Well, I do not think that I am an idolater.  In fact, idolatry is probably the one thing that I fight the most, and not even in myself, since I honestly don’t feel that I have much tendency toward it.  Worship of the golden calf is some­thing I am seldom tempted to, whether it be called liberal politics, psychology, science, or any of the other calves we educated religious liberals tend to set up to adore.  I am committed to the Unitarian Universalist movement, however, though not in a way that ob­scures to me its flaws, or the fact that should the church I serve ever leave its ideals I should have to leave its ministry.  But I am committed emotionally as well as intellectually.  It is the religion with which I identify, and I am willing to be identified with it by others — not only willing, but proud.  That is, I am once I’ve explained that it is neither the Unification Church nor the Unity Church, and that we do not fall or speak in tongues nor follow a charismatic leader nor accept all the ideas of all religions, or whatever other misunderstandings our reli­gion seems to attract, and even some that we seem to disseminate ourselves.


And that may be one of the reasons that we sometimes seem to have trouble wanting to identify as members of this movement to those who are not familiar with it.  These newer organizations have names that are very similar, and their PR is so much better that we first have to disassociate ourselves from them.  Partly for un­derstanding, but also partly because we feel that to be thought part of those move­ments is to seem not quite as dignified and as snicker-free as we would like to appear.


However, one of the reasons that their PR is so much better than ours is that their members have no hesitation in identifying themselves as such.  On the contrary, they shout it from the rooftops.  There is an old saw — probably used in other cases as well as the one in which I have heard it — if you could be arrested for being a Uni­tarian Universalist would there be enough evidence to convict you?  Through­out our movement I suspect that there are very many for whom the evidence would be mini­mal, and for most purely circumstantial.  They might be able to get some confessions using the third degree, but I think there would be comparatively few voluntary ones, though it is surprising how many people who are not members of one of our churches and really know little about it are willing to make such a self-identification.  There wouldn’t be enough evidence to convict them, either, except for their voluntary confession.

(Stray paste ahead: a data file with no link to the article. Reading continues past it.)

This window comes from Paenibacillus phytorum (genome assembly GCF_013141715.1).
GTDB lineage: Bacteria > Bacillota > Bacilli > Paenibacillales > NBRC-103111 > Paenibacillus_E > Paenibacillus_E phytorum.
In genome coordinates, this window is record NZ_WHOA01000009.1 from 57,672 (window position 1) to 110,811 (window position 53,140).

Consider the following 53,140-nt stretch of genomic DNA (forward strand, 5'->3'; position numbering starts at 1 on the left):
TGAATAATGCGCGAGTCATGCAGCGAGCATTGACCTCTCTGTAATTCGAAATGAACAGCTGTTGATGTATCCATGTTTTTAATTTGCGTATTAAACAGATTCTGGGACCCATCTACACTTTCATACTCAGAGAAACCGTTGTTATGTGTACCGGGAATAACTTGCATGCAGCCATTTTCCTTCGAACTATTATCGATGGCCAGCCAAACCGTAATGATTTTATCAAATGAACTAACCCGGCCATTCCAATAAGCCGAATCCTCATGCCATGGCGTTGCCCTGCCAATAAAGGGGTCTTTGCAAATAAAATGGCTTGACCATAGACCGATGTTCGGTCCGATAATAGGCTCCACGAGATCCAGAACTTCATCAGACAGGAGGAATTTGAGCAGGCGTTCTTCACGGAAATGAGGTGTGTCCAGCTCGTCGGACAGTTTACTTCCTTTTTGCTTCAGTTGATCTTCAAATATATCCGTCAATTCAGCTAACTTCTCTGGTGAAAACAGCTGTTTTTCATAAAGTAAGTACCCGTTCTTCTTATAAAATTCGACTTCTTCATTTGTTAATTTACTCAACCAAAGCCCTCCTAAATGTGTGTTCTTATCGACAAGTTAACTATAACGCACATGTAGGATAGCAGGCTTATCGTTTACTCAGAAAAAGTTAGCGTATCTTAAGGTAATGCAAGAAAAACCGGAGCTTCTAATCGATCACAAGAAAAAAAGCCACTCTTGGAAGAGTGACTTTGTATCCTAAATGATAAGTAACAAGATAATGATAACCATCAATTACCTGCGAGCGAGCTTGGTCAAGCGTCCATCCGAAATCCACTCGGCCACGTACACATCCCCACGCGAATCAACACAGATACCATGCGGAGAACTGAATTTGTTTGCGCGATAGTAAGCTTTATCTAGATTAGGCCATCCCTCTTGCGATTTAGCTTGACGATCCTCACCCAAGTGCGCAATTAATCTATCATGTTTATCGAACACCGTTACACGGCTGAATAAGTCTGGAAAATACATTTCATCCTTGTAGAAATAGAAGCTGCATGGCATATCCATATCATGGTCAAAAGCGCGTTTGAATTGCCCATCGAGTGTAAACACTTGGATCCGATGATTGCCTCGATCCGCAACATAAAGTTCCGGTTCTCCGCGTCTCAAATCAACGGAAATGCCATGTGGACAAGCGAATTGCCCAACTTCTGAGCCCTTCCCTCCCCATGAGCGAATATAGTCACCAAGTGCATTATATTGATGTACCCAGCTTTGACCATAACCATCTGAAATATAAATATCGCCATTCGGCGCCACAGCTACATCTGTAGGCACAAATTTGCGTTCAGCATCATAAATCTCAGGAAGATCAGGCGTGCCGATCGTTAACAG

I think one of the major reasons for our ten­tativeness of commitment to this religion is our dislike of feeling a fool, and the faith we profess almost brings that tentativeness on itself.  We are, we must be, to be Unitarian Universalists, scientifically minded.  That does not mean that we must be scientists, but we must be aware of the tenta­tiveness of knowledge, that ultimate truth is not found by finite minds, and that the truths we do discover are vulnerable to alteration and sometimes even rejection when found not to be true after all.  For those to whom truth is given by a higher authority than the human, laughter and ridicule from others is ridicule of God.  They know themselves unassailable.  Our fear is that we may be vulnerable to ridicule even from ourselves if we should be proven wrong.  It is one thing to be a fool for God — quite another just to be a fool. 


And yet if there is anything in the world that we should be able to risk for, to risk being wrong for, to work for and dream for, it is this free faith. The ideals and the heritage and tradition of the Unitarian Universalist movement are more than worthy.  Free, responsible, reflective religion deserves our passion.  It deserves our confession of it as well as our profession of it.  It deserves our sup­port.  It even deserves that we might be fools for it. It is, I believe, the real hope of a world mired in ambiguity and retreat. Anything that we can do for its health and wellbeing, even if it means stepping off a cliff like the tarot’s fool is an investment not just in our own future but in that of the world.